There were several reasons to stop at Bermuda.  Sharon was going to fly back to the states to help with the grandkids, Chad, their son was going to take her place and the America Cup races were scheduled to start.  Chad was also bringing in a replacement computer for the auto pilot and we did not want to continue to hand steer.  We spent a week sightseeing, checking out the other end of the island where the races were to take place but the race village was not open to the public yet.  We got to watch the first set of races for the eliminations but the second day we found that they were better to watch on television then from shore.  We spent an afternoon in The White Horse Pub drinking dark and stormy’s and watching the races.  One day there was a party for the Salty Dawgs on a private island that had been in the host’s family for four generations.  The house had been built in 1868.  There were several tall ships that arrived and more are scheduled to be there during the races.  They were not open for tours yet but we got a good look at several of them while tied up to the wall.  Cori and I took a day by ourselves and took the bus to the other end of the island to check out the race situation, the old British Cemetery and to walk a beach looking for seaglass.  The cemetery is unique to us because the headstones tell how the person died.  I was surprised by the number of graves of children and how many died in several yellow fever epidemics.  While Cori walked the beach I found a spot to watch the races.  The beach Cori was checking out was next to a former dump and the shore is littered with broken glass that is being ground down by the waves.  It was the first time she reported to being overwhelmed by how much there was.  This was when I found that there is not much to see during the race until the boats get close to where you are.  On Sunday Chad flew in with the part.  In the evening Lee installed it and spent several hours configuring it.

Monday morning, the 29th, Sharon left for the airport and we pulled the anchor to maneuver around the harbor calibrating the auto pilot.  Once we were confident it was working we re-anchored and Lee went in to check us out of the country.  We were on our way again.  As we were leaving the harbor we met with a cruise ship coming in and misread where they were going and basically tried to get run down.  Another adventure was underway.  This time we were going to have a watch schedule of someone in the cockpit during the day and each of us taking a two hour shift during the night.  We were not going to be as tired as the previous leg.

Once we were clear of the island and reefs the seas started to build and it was getting a bit rough but the auto pilot was doing a great job.  It continued to build overnight and in the morning it was rough with seas coming at us from a variety of directions.  We were pretty much riding in a washing machine again.  Something tripped in my system that morning and I suddenly felt sick.  I have not been seasick in years but something clicked and I was hanging overboard getting rid of breakfast.  This knocked me down for two days.  I pretty much slept for the next two days except for my nightly watches.  While I was out the others were keeping things running and the seas were getting progressively calmer.  We were approaching the Gulf Stream and that had everyone worried.  The forecasts were all over the place.  If we hit the stream at the right time and place we could expect relatively mild seas and light winds or if the impulse the weather people were watching turned into a low we could see winds into the 50’s.  Every forecast was different.  We hit the stream and the seas built topping off with some swells at about 15 feet.  Several squalls hit but the winds did not rise above the mid-twenties.  We exited the stream before nightfall and we had a nice ride with light winds and a quarter moon lighting the way.  We eventually had to start the motor and continued on.  We arrived at the entrance to Narragansett Bay Friday morning.  As we arrived at Newport harbor we were approached by a Coast Guard cutter and they requested to come aboard for a safety inspection.  We maneuvered around the harbor with the Coast Guard following us until the inspection was done and then pulled up to the dock at the Goat Island Marina and tied up.  We let the Coasties off, their boat came in to pick them up and Lee made arrangements to meet with Customs to officially reenter the country.  We had traveled about 640 miles this leg giving us a total of almost 1500 miles traveling from the BVI’s to Rhode Island.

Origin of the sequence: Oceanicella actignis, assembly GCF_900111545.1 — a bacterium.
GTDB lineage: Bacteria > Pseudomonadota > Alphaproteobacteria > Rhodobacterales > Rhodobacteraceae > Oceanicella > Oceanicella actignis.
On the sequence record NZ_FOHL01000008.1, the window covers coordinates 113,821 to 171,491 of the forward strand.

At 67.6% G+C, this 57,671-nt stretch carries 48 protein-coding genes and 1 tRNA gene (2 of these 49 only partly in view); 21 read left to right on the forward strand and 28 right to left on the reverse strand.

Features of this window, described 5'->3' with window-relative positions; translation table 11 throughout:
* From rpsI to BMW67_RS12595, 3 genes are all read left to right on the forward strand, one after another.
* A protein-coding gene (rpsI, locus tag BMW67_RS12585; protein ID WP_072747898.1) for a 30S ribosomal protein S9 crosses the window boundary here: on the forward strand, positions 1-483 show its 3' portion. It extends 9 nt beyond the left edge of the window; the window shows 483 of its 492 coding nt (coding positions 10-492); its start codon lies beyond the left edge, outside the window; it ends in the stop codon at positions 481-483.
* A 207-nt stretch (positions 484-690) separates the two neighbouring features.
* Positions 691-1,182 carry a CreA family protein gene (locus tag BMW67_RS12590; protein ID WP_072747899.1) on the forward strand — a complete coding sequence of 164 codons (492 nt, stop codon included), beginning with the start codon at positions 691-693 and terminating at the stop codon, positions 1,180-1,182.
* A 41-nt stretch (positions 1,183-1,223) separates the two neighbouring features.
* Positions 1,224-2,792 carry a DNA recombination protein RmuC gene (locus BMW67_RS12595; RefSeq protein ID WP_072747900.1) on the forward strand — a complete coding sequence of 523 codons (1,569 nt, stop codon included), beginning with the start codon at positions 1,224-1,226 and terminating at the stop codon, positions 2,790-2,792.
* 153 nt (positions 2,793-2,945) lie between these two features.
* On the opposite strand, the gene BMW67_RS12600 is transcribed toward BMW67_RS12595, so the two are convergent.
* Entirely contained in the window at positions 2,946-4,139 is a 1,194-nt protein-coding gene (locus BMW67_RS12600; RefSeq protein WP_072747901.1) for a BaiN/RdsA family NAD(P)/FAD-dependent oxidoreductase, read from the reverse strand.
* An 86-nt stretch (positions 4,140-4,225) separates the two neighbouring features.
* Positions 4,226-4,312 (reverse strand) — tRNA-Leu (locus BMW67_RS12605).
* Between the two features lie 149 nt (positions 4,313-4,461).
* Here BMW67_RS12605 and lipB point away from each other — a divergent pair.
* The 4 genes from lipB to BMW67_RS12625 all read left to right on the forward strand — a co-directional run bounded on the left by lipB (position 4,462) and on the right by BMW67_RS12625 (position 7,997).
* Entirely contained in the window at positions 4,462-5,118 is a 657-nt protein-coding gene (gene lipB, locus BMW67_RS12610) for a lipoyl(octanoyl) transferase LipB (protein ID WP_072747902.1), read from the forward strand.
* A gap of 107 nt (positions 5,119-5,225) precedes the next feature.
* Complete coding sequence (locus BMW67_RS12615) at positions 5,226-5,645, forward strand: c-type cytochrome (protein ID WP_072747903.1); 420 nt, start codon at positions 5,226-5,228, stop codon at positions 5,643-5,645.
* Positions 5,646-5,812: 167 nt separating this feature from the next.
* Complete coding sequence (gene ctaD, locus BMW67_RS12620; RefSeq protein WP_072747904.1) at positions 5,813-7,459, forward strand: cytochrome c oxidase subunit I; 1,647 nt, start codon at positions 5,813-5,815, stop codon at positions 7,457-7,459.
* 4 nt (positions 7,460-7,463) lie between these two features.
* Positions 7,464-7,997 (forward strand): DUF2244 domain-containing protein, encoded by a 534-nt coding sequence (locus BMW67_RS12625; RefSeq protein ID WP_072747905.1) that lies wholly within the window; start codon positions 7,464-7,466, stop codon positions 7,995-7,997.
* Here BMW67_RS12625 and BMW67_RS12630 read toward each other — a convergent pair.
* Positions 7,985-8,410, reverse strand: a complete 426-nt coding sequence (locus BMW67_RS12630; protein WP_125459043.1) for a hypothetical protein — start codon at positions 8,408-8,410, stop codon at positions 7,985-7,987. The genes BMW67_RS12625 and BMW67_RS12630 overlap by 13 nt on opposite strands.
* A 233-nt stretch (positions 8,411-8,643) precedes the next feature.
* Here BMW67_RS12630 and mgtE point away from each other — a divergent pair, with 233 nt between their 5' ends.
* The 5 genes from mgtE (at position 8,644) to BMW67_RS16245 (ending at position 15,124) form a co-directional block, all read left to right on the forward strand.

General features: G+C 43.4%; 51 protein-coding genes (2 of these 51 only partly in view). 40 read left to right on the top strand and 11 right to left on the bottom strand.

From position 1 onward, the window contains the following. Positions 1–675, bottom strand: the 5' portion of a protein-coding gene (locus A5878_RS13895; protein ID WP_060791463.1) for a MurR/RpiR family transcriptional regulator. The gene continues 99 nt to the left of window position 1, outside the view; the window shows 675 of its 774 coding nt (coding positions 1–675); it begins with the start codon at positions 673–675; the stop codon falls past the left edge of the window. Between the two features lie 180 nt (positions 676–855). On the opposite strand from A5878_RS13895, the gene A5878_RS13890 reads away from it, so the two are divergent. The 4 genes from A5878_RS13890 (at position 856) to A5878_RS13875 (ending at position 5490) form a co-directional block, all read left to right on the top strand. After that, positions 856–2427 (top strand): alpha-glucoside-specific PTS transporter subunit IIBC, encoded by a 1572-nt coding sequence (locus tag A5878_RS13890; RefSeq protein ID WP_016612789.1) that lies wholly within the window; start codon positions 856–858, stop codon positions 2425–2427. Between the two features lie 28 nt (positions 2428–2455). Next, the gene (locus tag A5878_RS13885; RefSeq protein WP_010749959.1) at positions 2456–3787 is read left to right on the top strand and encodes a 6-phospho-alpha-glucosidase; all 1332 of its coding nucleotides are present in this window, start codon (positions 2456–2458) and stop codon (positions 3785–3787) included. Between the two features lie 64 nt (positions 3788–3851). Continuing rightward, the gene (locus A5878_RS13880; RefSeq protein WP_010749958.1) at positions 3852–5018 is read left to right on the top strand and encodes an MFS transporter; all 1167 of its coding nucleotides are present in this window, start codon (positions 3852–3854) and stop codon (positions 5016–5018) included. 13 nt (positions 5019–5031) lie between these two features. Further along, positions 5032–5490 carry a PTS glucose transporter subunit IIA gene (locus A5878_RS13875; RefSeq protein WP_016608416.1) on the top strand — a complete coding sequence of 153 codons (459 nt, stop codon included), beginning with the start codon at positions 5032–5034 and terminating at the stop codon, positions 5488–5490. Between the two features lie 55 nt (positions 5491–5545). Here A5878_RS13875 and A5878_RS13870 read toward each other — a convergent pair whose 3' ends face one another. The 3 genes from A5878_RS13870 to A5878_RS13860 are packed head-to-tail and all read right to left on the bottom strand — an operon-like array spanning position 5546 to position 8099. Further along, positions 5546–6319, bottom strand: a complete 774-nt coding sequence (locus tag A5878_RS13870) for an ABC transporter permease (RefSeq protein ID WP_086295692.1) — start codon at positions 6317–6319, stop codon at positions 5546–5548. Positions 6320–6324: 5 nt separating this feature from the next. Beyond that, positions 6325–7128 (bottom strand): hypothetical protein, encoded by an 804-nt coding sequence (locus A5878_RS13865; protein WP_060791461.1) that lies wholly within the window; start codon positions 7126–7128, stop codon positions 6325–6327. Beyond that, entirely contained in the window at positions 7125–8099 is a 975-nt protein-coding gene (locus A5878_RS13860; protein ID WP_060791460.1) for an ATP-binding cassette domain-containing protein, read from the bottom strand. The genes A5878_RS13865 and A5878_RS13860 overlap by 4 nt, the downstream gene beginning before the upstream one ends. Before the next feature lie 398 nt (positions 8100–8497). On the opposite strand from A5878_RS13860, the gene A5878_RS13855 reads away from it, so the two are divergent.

Cori and I have rented a car and are going to making a run up to New Hampshire to pick up a used sail we bought and are going are spending several days with her brother who has recently moved to New York City.  After that we will be making a run to North Carolina to visit our storage unit to drop off the sail and pick up some boxes of stuff that we are taking with us to South Dakota.  We will then be spending the summer in Spearfish SD until October or November when we return to Trinidad and re-launch Hi Flite.

We signed on saying that this might be an adventure and it turned out to be one but not a negative experience.  It did make us want to go back to Bermuda to experience more of the island.

Sunday, May 28, 2017


We are in Bermuda but with limited Internet access. We are enjoying ourselves and yesterday watched the first of the Americas Cup qualifying races. We will be leaving Monday for Newport RI and will update when we get there and have better access.  We left Hi Flite in Trinidad and are helping friends bring their boat back to the US.

Tuesday, May 9, 2017

End of 2016-2017 cruise

Granada to Trinidad